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We left Te Pua camp at Paua after a leisurely breakfast looking out over the estuary as the tide came in. I went for an ‘early’ morning swim aka 9am which was a lovely start to the day. And then we watched the rays come in again and feed as we ate breakfast. Fascinating. I should probably have waited longer for my swim as the water was much deeper and more accessible by the time we left at 10.30ish. I was tempted to jump back in but since we were heading to Tapotupotu Bay, I decided to wait. 

As we left the campsite we spotted two seagulls sitting on the fence – were they the same two we had seen yesterday?! Funnily enough, when we looked back on our photos from this place a few years ago, there were two seagulls sitting on the same bit of fence!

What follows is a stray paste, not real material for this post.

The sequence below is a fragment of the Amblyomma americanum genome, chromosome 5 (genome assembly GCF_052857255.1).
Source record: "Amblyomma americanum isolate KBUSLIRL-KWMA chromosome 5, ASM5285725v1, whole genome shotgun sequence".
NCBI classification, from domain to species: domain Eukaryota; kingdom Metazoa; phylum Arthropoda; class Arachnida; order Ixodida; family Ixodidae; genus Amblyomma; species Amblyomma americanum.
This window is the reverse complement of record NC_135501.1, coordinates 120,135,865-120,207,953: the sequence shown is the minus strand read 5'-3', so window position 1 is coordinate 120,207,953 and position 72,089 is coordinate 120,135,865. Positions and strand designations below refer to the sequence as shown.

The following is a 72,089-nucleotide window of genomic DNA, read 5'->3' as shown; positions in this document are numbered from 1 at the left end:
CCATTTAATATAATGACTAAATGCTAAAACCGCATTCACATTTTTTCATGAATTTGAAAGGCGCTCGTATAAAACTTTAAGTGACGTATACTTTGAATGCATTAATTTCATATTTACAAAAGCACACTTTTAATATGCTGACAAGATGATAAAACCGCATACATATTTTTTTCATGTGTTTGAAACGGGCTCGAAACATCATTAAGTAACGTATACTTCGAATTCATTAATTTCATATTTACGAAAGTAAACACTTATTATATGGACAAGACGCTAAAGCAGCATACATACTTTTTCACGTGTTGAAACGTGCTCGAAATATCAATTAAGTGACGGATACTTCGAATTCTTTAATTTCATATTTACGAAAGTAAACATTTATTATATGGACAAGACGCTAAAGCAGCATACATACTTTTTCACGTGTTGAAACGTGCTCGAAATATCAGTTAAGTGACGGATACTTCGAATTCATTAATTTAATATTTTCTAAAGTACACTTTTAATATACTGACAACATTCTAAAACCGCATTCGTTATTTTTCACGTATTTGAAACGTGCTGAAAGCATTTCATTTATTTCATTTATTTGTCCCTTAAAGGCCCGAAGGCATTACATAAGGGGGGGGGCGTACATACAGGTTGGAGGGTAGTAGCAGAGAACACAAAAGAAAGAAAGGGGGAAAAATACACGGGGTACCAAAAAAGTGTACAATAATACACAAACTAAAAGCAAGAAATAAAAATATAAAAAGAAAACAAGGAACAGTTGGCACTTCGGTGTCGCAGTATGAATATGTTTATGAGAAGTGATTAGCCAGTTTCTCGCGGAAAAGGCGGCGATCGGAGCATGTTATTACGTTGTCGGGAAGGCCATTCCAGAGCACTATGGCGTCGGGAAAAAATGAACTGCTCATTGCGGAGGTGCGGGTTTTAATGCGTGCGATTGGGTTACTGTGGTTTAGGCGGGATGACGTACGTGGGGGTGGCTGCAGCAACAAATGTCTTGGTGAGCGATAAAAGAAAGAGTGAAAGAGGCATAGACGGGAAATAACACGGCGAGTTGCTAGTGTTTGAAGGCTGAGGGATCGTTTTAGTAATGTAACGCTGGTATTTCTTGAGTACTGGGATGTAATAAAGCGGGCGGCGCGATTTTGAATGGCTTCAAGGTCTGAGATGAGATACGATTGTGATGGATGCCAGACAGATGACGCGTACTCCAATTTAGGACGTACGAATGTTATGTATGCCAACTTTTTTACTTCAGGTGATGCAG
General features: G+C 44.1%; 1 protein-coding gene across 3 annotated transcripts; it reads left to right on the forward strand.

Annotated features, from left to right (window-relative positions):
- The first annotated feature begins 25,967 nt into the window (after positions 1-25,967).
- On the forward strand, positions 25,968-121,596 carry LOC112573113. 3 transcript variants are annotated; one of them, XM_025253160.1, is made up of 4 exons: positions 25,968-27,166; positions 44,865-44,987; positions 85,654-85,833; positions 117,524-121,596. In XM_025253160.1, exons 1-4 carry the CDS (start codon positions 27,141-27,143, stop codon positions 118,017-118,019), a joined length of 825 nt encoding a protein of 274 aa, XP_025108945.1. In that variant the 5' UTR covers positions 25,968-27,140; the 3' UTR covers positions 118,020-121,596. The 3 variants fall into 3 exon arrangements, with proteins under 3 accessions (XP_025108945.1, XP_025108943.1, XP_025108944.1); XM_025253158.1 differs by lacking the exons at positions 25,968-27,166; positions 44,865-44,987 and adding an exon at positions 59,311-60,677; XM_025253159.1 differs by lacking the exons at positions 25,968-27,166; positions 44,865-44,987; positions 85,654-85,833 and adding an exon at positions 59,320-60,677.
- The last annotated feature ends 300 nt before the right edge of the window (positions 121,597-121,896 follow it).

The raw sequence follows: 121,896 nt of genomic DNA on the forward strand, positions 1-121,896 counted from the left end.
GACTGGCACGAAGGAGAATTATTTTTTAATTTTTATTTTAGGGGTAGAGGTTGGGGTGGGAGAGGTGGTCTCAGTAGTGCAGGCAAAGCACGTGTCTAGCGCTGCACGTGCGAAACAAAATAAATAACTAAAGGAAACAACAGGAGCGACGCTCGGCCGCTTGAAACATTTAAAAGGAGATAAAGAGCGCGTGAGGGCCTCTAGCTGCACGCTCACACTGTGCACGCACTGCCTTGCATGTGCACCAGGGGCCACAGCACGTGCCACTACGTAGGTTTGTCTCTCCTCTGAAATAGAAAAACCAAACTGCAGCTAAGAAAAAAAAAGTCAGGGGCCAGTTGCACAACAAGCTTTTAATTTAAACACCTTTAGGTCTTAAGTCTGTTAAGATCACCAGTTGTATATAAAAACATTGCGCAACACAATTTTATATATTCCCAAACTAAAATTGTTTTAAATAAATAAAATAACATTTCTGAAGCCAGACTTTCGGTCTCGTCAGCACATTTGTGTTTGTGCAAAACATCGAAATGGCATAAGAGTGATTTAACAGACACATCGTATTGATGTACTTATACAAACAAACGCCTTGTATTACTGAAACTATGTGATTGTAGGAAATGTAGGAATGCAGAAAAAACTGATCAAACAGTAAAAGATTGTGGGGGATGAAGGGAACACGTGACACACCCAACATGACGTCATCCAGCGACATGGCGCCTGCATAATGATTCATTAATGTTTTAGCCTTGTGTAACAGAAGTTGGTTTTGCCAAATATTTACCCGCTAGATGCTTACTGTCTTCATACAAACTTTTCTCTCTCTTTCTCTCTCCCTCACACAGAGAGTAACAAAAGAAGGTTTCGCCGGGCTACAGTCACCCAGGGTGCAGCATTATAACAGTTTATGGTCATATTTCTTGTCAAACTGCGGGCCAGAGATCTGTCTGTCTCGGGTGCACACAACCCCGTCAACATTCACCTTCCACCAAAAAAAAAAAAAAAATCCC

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We pulled in on the way at Radar Bush. It looks over to the east at the ridge line that runs from Tapotupotu Bay to Pandora Bay and is apparently where there were radar stations set up during WW2 to listen out for Japanese attacks. To the west and seemingly immediately in front of the pull in is where a pā once stood. You can see the depressions that would have been kūmara pits in the field. Across the valley, two obvious hills mark where other pā would have been. The sign says there are terraces that would have been where produce was farmed but they were difficult to make out. At the far end of the field there was a carved stone which looked a bit like a gravestone but one side of it was damaged and there was no indication of what it might be. Curious.